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Help , old faith JD318 quit last night, and its snowing again!

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#1 Jehtro OFFLINE  



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Posted January 09, 2015 - 09:24 AM

Ok guys, my trusty 318 quit on me last night.


Its been a trooper for the last 2 weeks, clearing snow, at least 3-hrs. a week, didn't skip a beat.


Anyway last night I started it to make a spot for a trailer, it got warm and when I was putting the trailer into position with it, it died.


Its seems i can get it started again with the choke, then it will run for a bit under full choke, and when I open up the choke to let more air in it dies.


I was able to get it back in the shed, by opening and closing the choke when I heard it about to stall out.


My first thought is gas line antifreeze, it was -16 last night and with the wind chill it was -29. I store it in an unheated shed out of the wind.


So before I left for work I tossed the little ceramic heater underneath, and I'm going to put some antifreeze in the fuel.





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Posted January 09, 2015 - 09:35 AM

Sounds like it is definitely fuel related whether it is crud in the filter or jet or the fuel freezing. With how cold you mention it has been I would definitely be looking at the fuel freezing first. Do you think the ceramic heater is going to be enough to keep the air temp above freezing in the shed? I don't think just having it underneath the tractor is going to be enough although it is better than nothing.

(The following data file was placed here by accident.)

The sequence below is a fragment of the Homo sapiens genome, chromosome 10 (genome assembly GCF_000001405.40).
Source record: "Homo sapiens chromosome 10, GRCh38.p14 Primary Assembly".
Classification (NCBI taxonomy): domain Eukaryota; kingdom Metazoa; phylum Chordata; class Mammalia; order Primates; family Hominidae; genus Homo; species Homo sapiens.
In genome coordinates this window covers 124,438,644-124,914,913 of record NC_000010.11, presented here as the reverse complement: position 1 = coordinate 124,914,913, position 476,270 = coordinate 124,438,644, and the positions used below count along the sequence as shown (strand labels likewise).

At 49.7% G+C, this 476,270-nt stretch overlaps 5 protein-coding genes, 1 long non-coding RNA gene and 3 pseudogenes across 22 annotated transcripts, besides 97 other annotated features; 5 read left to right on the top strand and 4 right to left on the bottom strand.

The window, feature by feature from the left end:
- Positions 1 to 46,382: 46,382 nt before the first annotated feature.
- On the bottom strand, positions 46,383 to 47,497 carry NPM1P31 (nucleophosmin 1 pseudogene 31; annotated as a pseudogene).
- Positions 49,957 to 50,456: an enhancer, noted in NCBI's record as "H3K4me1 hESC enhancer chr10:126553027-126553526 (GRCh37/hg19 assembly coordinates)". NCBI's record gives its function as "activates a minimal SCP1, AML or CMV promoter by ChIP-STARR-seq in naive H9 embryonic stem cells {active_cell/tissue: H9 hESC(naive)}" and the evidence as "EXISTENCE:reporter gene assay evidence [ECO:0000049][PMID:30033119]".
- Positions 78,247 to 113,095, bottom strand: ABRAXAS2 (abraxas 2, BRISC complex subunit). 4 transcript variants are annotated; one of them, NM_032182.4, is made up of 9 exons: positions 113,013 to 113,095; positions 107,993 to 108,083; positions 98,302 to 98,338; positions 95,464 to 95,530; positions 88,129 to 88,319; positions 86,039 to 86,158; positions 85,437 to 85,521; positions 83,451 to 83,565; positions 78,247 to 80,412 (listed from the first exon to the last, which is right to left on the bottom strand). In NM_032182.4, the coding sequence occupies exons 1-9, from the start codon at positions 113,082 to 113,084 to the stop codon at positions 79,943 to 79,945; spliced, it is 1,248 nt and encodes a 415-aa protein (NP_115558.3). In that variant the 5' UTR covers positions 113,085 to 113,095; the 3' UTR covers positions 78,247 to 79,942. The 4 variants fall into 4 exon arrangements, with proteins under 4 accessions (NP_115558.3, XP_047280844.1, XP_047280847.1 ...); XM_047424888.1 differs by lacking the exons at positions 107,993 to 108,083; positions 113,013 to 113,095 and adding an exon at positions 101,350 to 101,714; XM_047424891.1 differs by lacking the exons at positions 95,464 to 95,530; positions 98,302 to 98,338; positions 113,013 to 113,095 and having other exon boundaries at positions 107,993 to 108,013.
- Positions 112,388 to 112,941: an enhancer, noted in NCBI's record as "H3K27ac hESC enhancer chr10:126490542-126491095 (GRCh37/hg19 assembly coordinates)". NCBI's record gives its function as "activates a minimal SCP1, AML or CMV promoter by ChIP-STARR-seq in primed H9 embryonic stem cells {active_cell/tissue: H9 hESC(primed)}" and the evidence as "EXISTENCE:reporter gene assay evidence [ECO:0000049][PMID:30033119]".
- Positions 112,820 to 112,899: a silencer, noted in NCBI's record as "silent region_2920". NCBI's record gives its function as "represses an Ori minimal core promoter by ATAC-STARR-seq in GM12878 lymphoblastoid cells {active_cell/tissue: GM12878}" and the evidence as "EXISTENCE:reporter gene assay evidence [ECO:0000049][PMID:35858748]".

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#3 bill3t OFFLINE  

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Posted January 09, 2015 - 10:01 AM

a little heater under the engine will help alot. my kabota diesel starts alot easyer in realy cold.b

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#4 Jehtro OFFLINE  



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Posted January 09, 2015 - 10:12 AM

The shed / shop is insulated for the most part, it actually warms fairly well with a bit of heat inside.


It can be -20 out and the snow will melt of the tractor if the sun is hitting my window.


I must be on the right track , I'm thinking froze fuel / water , or plugged fuel filter.



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#5 HDWildBill OFFLINE  


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Posted January 09, 2015 - 10:13 AM

I agree, sounds like a fuel related issue.  Like George suggested go with the fuel freezing first then move on to the more complicated T/S.

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#6 boyscout862 ONLINE  

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Posted January 09, 2015 - 03:04 PM

Water in the fuel filter that has frozen would seem to be the problem. Warm it up, run it and see what happens. Good Luck, Rick

#7 T Guiles OFFLINE  

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Posted January 09, 2015 - 03:06 PM

Sounds lie your on the right track to me, ya gotta be careful where you get your fuel. I thy to run the ehtie free gas

#8 Jehtro OFFLINE  



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Posted January 09, 2015 - 03:40 PM

Its funny if that is the issue, you just get winter dumb I guess. I used to put antifreeze in all my gas.


I popped home at lunch, dumped some anti-freeze in the tank, heater was melting snow off the tractor.


Grabbed a new fuel filter as well, hoping she'll come to life when I get home, theres about 2' in some areas of the driveway.